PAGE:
Four-in-Ten Working Moms Would Take a Pay Cut to Spend More Time with Their Kids,'s Annual Mother's Day Survey Finds
-Chief Sales Officer and Mother of Three Offers Tips for Negotiating a More Flexible Work Schedule and Gaining Work/Life Balance-

As busy moms across the nation celebrate their special day on May 13, many are wishing they could have more quality time with their families year 'round. One-in-four working moms (25 percent) say they are dissatisfied with their work/life balance, according to a new survey of 1,124 women, employed full-time, with children under the age of 18 living at home. Forty-four percent say they would take a pay cut if it meant they could spend more time with their kids and nearly one- in-ten (9 percent) say they would give up ten percent or more of their salary. Of working moms who are not the sole financial provider, nearly half (49 percent) say they would leave their job if their spouse or significant other made enough money for the family to live comfortably.

While moms continue to burn the midnight oil for work, many miss quality time with their children. Thirty-two percent of working moms say they spend less than three hours per day with their children. Nearly a quarter (23 percent) report they have missed three or more significant events in their child's life in the last year. More than a third (35 percent) have missed 2 or more.

Moms feel, even when they are home, work is often keeping them from family time. Thirty-one percent of working moms report bringing work home at least once a week and 17 percent at least three times per week. More than a quarter (28 percent) say their job is negatively impacting the relationship they have with their children.

"Career moms should keep in mind that compensation isn't the only thing that is negotiable," said Mary Delaney, chief sales officer at and mother of three. "As companies face a shrinking pool of qualified labor, retaining top talent has become a key business objective and companies are reshaping their policies. From mother's rooms to flexible work schedules to job sharing to onsite daycare, company-wide initiatives to accommodate and even encourage employees to balance work and family life are becoming commonplace."

According to the survey, nearly four-in-ten working moms say their companies offer flexible work arrangements. Of those who have taken advantage of these arrangements, the vast majority (65 percent) say it has not negatively impacted their career progress.

  Delaney recommends the following tips for managing the balancing act:

  Selling Your Boss on a More Flexible Work Schedule
  1. Have a game plan - your recommendation should be presented as a well
     thought out strategy that demonstrates how you will be more productive
     in a flexible work situation. Come with a plan already laid out and
     show your boss you have thought through the process.
  2. Ease into it - Often companies implement new programs and strategies in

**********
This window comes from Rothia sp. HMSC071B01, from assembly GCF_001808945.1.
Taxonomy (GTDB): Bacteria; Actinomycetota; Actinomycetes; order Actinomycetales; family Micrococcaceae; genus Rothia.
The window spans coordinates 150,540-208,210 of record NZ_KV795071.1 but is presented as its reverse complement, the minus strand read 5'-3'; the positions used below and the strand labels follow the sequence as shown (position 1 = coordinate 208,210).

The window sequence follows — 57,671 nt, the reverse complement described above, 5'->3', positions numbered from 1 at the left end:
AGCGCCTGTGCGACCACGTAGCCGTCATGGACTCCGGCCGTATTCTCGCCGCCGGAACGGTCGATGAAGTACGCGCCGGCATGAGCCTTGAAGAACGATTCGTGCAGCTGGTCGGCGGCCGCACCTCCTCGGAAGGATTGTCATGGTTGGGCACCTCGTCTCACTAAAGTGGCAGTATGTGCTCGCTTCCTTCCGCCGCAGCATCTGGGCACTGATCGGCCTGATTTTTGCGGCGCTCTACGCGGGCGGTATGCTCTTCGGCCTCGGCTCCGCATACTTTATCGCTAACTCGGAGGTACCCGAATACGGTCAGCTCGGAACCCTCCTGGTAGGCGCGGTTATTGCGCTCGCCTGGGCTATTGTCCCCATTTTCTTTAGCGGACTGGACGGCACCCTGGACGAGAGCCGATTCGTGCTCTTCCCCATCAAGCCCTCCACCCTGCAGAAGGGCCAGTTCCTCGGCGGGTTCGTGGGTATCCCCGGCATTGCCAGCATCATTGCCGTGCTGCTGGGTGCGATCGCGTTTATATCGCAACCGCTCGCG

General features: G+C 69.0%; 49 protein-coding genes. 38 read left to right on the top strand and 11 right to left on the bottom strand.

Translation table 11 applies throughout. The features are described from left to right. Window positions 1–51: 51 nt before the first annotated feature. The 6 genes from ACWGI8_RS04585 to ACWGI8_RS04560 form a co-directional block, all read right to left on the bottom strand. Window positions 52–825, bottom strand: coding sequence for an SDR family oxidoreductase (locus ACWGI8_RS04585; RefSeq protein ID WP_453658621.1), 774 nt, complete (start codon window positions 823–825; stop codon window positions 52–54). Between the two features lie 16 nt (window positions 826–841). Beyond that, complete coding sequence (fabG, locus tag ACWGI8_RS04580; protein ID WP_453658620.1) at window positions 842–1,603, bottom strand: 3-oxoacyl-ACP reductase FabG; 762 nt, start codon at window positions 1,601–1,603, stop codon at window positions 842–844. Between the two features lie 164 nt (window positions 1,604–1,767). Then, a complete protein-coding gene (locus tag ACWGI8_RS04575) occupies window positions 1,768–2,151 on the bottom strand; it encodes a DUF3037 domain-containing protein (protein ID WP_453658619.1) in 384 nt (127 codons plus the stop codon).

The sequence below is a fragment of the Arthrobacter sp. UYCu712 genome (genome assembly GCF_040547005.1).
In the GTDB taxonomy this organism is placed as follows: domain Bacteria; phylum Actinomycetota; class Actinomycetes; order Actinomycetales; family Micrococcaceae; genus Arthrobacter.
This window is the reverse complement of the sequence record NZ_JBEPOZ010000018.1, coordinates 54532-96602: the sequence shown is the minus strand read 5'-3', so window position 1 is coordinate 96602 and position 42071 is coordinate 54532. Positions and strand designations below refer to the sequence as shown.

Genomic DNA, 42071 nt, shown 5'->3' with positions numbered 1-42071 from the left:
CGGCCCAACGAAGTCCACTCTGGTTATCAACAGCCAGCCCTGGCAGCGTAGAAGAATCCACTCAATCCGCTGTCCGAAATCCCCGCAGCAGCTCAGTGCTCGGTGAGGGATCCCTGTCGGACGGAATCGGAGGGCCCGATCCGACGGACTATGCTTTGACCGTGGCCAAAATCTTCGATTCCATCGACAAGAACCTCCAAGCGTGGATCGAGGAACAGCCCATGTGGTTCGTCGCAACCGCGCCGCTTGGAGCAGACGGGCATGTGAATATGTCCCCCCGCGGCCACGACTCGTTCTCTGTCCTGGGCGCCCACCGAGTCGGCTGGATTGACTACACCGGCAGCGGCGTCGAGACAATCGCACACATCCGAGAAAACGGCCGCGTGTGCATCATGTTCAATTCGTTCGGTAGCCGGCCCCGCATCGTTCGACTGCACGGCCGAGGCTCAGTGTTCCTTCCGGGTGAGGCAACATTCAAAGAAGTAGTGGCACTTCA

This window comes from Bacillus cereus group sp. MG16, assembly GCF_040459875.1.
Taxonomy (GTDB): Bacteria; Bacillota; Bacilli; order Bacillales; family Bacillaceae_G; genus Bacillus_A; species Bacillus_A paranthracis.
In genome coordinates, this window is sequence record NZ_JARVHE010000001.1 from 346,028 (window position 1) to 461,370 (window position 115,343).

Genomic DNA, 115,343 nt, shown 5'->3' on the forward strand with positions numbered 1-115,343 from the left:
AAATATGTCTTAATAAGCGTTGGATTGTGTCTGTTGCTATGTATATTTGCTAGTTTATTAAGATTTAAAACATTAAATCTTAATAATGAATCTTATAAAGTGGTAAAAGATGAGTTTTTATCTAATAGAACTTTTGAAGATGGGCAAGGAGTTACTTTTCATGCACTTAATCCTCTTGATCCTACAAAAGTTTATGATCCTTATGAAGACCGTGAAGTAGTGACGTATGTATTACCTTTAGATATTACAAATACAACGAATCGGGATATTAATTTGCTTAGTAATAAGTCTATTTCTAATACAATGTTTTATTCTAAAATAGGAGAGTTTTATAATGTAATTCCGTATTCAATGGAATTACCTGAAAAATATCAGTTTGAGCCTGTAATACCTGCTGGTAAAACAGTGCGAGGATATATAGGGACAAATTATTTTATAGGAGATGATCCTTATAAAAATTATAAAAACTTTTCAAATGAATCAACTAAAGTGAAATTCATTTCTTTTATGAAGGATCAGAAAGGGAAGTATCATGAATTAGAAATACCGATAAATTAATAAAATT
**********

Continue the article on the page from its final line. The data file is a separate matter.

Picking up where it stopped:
stages - in order to make your plan more palatable to your boss,
     consider a plan that will gradually work up to your goal.
  3. Be prepared and practiced - Anticipate questions/concerns your boss may
     raise and determine in advance how you will address those concerns.
     Also, be prepared to negotiate. If your boss isn't prepared to accept
     the entire proposal, are there other, smaller actions that will
     alleviate the pressure.

  Achieving Work/Life Balance
  1. Have a date night - its long been said quality over quantity. Schedule
     dates and special activities with each of your kids. This allows you to
     start traditions, create fond memories and will remind your kids how
     important they are to you.
  2. Keep one calendar - unfortunately it's often easier to cancel on your
     child than on a potential client. Scheduling business and family
     obligations on the same calendar will lessen your chances of forgetting
     a personal commitment when you're planning work activities. It will
     also help you avoid over-scheduling and alert you if your commitments
     are unbalanced.
  3. Leave the building - when you go on vacation, go on vacation. When you
     have a day off take a day off. Many working moms feel they will lose a
     competitive edge if they ever truly leave the office at the office. But
     when you focus on other things and come back refreshed you will deliver
     a better work product.

  Survey Methodology

This survey was conducted online by Harris Interactive on behalf of among 1124 Mothers with a child under the age of 18 living in their household (Mothers are age 18+ within the United States, employed full-time; not self employed; with no involvement in hiring decisions) between February 15 and March 6, 2007. Figures for age, sex, race/ethnicity, education, region and household income were weighted where necessary to bring them into line with their actual proportions in the population. Propensity score weighting was also used to adjust for respondents' propensity to be online.

With a pure probability sample of 1124 one could say with a ninety-five percent probability that the overall results have a sampling error of +/- 2.9 percentage points. Sampling error for data from subsamples is higher and varies. However that does not take other sources of error into account. This online survey is not based on a probability sample and therefore no theoretical sampling error can be calculated.

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